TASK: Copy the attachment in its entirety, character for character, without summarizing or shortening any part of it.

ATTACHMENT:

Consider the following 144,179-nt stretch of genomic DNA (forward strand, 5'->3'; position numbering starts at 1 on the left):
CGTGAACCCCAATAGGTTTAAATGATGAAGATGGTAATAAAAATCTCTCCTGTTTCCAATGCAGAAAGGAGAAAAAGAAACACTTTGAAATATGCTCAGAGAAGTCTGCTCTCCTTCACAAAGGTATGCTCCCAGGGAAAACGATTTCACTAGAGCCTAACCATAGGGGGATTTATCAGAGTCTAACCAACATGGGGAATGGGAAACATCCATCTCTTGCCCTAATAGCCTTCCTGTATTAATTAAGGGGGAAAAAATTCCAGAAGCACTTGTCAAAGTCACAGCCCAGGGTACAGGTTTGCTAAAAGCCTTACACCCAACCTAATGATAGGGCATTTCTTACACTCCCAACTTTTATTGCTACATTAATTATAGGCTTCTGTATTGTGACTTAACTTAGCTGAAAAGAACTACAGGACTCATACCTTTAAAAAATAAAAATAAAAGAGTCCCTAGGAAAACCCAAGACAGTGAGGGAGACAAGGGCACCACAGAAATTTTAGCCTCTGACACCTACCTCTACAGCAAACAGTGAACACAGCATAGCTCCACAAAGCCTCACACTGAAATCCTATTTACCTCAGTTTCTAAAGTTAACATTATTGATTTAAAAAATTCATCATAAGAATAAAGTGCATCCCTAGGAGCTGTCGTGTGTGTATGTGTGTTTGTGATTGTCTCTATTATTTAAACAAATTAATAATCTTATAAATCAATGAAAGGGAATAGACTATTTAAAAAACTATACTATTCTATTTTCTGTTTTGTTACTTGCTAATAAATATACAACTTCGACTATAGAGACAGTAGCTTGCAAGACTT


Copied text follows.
Consider the following 144,179-nt stretch of genomic DNA (forward strand, 5'->3'; position numbering starts at 1 on the left):
CGTGAACCCCAATAGGTTTAAATGATGAAGATGGTAATAAAAATCTCTCCTGTTTCCAATGCAGAAAGGAGAAAAAGAAACACTTTGAAATATGCTCAGAGAAGTCTGCTCTCCTTCACAAAGGTATGCTCCCAGGGAAAACGATTTCACTAGAGCCTAACCATAGGGGGATTTATCAGAGTCTAACCAACATGGGGAATGGGAAACATCCATCTCTTGCCCTAATAGCCTTCCTGTATTAATTAAGGGGGAAAAAATTCCAGAAGCACTTGTCAAAGTCACAGCCCAGGGTACAGGTTTGCTAAAAGCCTTACACCCAACCTAATGATAGGGCATTTCTTACACTCCCAACTTTTATTGCTACATTAATTATAGGCTTCTGTATTGTGACTTAACTTAGCTGAAAAGAACTACAGGACTCATACCTTTAAAAAATAAAAATAAAAGAGTCCCTAGGAAAACCCAAGACAGTGAGGGAGACAAGGGCACCACAGAAATTTTAGCCTCTGACACCTACCTCTACAGCAAACAGTGAACACAGCATAGCTCCACAAAGCCTCACACTGAAATCCTATTTACCTCAGTTTCTAAAGTTAACATTATTGATTTAAAAAATTCATCATAAGAATAAAGTGCATCCCTAGGAGCTGTCGTGTGTGTATGTGTGTTTGTGATTGTCTCTATTATTTAAACAAATTAATAATCTTATAAATCAATGAAAGGGAATAGACTATTTAAAAAACTATACTATTCTATTTTCTGTTTTGTTACTTGCTAATAAATATACAACTTCGACTATAGAGACAGTAGCTTGCAAGACTT